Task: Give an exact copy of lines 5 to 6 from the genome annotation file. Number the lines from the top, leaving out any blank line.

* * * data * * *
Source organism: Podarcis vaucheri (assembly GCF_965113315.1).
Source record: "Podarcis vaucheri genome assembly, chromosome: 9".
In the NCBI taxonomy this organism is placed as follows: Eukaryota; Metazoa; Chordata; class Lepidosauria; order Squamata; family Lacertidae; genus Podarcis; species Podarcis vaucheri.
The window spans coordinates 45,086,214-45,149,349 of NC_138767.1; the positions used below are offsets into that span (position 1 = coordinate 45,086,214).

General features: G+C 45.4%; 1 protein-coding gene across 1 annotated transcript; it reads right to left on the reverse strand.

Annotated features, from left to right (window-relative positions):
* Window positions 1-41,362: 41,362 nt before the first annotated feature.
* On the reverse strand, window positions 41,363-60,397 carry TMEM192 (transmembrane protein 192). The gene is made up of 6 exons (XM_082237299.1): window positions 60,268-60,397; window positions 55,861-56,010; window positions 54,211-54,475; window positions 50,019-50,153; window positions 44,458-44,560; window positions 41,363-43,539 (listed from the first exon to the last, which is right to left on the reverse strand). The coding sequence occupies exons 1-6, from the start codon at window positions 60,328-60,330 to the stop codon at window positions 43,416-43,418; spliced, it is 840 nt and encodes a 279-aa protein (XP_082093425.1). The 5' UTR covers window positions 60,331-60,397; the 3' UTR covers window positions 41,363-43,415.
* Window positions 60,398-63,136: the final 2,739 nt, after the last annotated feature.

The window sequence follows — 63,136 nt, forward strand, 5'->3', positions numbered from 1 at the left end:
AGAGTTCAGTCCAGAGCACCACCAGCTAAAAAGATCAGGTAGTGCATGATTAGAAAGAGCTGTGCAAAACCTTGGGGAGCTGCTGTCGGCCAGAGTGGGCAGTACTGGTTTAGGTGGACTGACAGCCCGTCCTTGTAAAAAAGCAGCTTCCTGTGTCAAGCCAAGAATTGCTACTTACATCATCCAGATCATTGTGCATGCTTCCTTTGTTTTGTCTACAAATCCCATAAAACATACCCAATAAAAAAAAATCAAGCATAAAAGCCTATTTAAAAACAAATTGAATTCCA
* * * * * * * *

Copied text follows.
General features: G+C 45.4%; 1 protein-coding gene across 1 annotated transcript; it reads right to left on the reverse strand.

Annotated features, from left to right (window-relative positions):